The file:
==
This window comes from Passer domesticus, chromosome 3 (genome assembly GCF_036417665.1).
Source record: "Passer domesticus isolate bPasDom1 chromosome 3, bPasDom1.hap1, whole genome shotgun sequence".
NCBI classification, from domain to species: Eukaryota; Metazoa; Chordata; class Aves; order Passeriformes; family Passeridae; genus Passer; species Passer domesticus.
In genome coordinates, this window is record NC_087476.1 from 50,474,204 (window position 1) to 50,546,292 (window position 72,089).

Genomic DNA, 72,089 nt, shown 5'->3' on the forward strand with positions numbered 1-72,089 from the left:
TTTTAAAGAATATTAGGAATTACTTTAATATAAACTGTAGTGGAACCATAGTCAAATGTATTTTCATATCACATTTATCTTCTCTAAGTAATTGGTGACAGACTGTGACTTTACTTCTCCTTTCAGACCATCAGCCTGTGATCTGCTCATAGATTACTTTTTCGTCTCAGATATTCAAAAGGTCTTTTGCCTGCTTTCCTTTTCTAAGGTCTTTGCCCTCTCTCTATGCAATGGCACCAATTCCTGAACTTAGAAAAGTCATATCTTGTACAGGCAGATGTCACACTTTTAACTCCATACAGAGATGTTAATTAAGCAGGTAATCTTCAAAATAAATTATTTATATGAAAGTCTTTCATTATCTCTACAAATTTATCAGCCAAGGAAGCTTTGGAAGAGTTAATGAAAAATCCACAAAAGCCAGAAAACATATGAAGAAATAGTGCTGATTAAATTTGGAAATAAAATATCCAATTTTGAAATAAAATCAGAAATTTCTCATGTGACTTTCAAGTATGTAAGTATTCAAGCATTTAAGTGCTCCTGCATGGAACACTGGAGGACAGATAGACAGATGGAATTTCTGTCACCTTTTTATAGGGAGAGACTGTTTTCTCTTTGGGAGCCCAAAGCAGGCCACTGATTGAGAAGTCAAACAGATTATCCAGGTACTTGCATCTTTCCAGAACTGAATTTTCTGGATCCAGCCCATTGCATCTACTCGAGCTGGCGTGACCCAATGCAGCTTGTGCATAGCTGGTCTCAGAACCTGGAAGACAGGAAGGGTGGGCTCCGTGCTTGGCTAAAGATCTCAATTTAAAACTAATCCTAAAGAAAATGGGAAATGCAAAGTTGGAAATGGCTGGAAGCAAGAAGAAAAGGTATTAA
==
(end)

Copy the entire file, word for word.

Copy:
This window comes from Passer domesticus, chromosome 3 (genome assembly GCF_036417665.1).
Source record: "Passer domesticus isolate bPasDom1 chromosome 3, bPasDom1.hap1, whole genome shotgun sequence".
NCBI classification, from domain to species: Eukaryota; Metazoa; Chordata; class Aves; order Passeriformes; family Passeridae; genus Passer; species Passer domesticus.
In genome coordinates, this window is record NC_087476.1 from 50,474,204 (window position 1) to 50,546,292 (window position 72,089).

Genomic DNA, 72,089 nt, shown 5'->3' on the forward strand with positions numbered 1-72,089 from the left:
TTTTAAAGAATATTAGGAATTACTTTAATATAAACTGTAGTGGAACCATAGTCAAATGTATTTTCATATCACATTTATCTTCTCTAAGTAATTGGTGACAGACTGTGACTTTACTTCTCCTTTCAGACCATCAGCCTGTGATCTGCTCATAGATTACTTTTTCGTCTCAGATATTCAAAAGGTCTTTTGCCTGCTTTCCTTTTCTAAGGTCTTTGCCCTCTCTCTATGCAATGGCACCAATTCCTGAACTTAGAAAAGTCATATCTTGTACAGGCAGATGTCACACTTTTAACTCCATACAGAGATGTTAATTAAGCAGGTAATCTTCAAAATAAATTATTTATATGAAAGTCTTTCATTATCTCTACAAATTTATCAGCCAAGGAAGCTTTGGAAGAGTTAATGAAAAATCCACAAAAGCCAGAAAACATATGAAGAAATAGTGCTGATTAAATTTGGAAATAAAATATCCAATTTTGAAATAAAATCAGAAATTTCTCATGTGACTTTCAAGTATGTAAGTATTCAAGCATTTAAGTGCTCCTGCATGGAACACTGGAGGACAGATAGACAGATGGAATTTCTGTCACCTTTTTATAGGGAGAGACTGTTTTCTCTTTGGGAGCCCAAAGCAGGCCACTGATTGAGAAGTCAAACAGATTATCCAGGTACTTGCATCTTTCCAGAACTGAATTTTCTGGATCCAGCCCATTGCATCTACTCGAGCTGGCGTGACCCAATGCAGCTTGTGCATAGCTGGTCTCAGAACCTGGAAGACAGGAAGGGTGGGCTCCGTGCTTGGCTAAAGATCTCAATTTAAAACTAATCCTAAAGAAAATGGGAAATGCAAAGTTGGAAATGGCTGGAAGCAAGAAGAAAAGGTATTAA